VIDEO: Bruce Lee dominating at a Karate tournament!
The term “void” (kara in Japanese) has very real implications for strategy, Zen mind set and accessing weak points in an opponents technique and body. Since 1929 this term has in fact been the first of the three Kanji (Japanese characters) that represents the word “Karate-Do”. The Keio University Karate club substituted this character to replace the original first character for Karate-Do (prior to this the first character translated the term karate as “Chinese hand”). The use of “void” as the first character in Karate-Do was later consolidated in 1935 by Funakoshi sensei (founder of Shotokan) publishing the book “Karate-Do Kyohan”. The link between “voids”, or “emptiness”, has obvious similarities to mushin, however, its mental implications for strategy go further than that. The mind is just one component of a “void” approach used in fighting. Other cumulative uses of the “void” concept include:
– technique combinations which open an opponent enabling the scoring of a “point” (pre-determined opponent response strategy which occurs following a particular combination)
– furthering the first two points by striking a cavity, or anatomical void, to most damage/upset the opponent.
Any one who has ever spoken to anyone else who has ever competed in a martial arts tournament in today’s circuit has heard the rumors. They have been fed the war stories and they have been made to reconsider whether or not they themselves should get involved with it.
Asian strategy (e.g. the classic “Art of War” by Sun Tzu) and Zen are not religions but provide systems for understanding yourself, optimizing technique and performing at your best. It is unfortunate in modern karate sports fighting (which is also a mind game) that athletes are not taught the Zen concepts which are the basis of the art they are performing. Some sports karate teams do go as far as to have sports psychologists, and while that is beneficial, it is shame the athletes are not exposed to the Zen lessons of the samurai which are profound in achieving victory because the goal was not a gold medal, but a life or death match (where, like in the sports world, a simple “tag” with a katana (sword) would mean death). Some of the principles taught by sport’s psychologists mirror that of Zen in the martial arts and other things taken from Zen are more specifically directed towards combat. The modern term of putting oneself in “the zone” is directly analogous to the Zen mind state of mushin – one Zen principle which can be related to kumite is discussed in more detail below.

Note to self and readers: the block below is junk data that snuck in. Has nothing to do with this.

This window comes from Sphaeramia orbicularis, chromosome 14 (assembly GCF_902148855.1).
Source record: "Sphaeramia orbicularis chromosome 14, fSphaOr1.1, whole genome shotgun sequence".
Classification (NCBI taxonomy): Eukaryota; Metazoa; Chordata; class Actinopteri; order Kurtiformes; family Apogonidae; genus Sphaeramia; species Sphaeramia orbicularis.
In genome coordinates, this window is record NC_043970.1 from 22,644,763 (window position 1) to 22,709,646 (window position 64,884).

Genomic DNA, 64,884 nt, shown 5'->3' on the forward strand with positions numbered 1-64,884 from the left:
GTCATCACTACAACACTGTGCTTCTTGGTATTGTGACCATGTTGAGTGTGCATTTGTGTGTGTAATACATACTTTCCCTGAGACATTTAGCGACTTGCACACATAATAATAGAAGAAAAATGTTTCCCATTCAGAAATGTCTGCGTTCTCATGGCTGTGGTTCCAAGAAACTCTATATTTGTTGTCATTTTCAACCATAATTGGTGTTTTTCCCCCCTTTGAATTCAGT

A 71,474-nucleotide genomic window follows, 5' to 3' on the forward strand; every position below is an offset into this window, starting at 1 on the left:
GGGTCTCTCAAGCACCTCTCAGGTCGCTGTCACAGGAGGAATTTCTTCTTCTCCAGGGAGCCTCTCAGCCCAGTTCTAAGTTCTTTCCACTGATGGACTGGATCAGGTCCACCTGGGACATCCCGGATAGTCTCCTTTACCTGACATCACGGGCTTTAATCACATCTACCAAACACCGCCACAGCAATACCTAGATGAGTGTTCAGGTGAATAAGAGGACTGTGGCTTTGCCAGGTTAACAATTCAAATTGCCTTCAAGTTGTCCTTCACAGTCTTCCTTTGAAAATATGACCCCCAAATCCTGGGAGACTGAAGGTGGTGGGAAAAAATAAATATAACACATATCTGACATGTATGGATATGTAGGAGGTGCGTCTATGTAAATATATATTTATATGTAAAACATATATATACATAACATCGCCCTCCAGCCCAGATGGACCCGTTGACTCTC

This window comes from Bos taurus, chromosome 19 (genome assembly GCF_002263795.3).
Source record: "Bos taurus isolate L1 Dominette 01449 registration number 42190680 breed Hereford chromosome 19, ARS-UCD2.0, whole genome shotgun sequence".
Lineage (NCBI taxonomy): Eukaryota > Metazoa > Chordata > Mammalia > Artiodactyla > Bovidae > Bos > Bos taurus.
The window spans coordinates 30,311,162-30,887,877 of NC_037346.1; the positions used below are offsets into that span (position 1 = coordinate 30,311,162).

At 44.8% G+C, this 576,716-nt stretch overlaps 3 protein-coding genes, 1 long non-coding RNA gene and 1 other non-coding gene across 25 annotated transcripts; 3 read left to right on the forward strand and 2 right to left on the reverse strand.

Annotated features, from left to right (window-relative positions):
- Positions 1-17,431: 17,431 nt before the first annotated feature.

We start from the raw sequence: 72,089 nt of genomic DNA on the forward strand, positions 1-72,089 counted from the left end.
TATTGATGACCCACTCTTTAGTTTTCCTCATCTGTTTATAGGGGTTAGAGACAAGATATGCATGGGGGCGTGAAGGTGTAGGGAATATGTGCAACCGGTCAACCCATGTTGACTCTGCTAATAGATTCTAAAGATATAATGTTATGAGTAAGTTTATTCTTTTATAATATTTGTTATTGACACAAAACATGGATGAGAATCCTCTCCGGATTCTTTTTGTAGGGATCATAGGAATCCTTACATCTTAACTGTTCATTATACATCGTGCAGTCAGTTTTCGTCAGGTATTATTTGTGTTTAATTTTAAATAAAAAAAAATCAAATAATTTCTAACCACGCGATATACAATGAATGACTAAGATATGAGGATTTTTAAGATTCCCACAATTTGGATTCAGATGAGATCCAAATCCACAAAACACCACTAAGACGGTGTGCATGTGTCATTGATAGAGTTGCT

Each redeeming factor should be explained in greater detail than just to list them as reasons. Because of that I have broken them down into three generalized points. Hopefully these points will help you to understand the original design and reasoning for competition, as well as give you a better guideline into deciding your own level of participating in future events.
Judo (meaning "gentle way") is a modern martial art, combat and Olympic sport created in Japan in 1882 by Jigoro Kano . Its most prominent feature is its competitive element, where the objective is to either throw or takedown an opponent to the ground, immobilize or otherwise subdue an opponent with a pin, or force an opponent to submit with a joint lock or a choke. Strikes and thrusts by hands and feet as well as weapons defenses are a part of judo, but only in pre-arranged forms (kata,) and are not allowed in judo competition or free practice. A judo practitioner is called a judoka.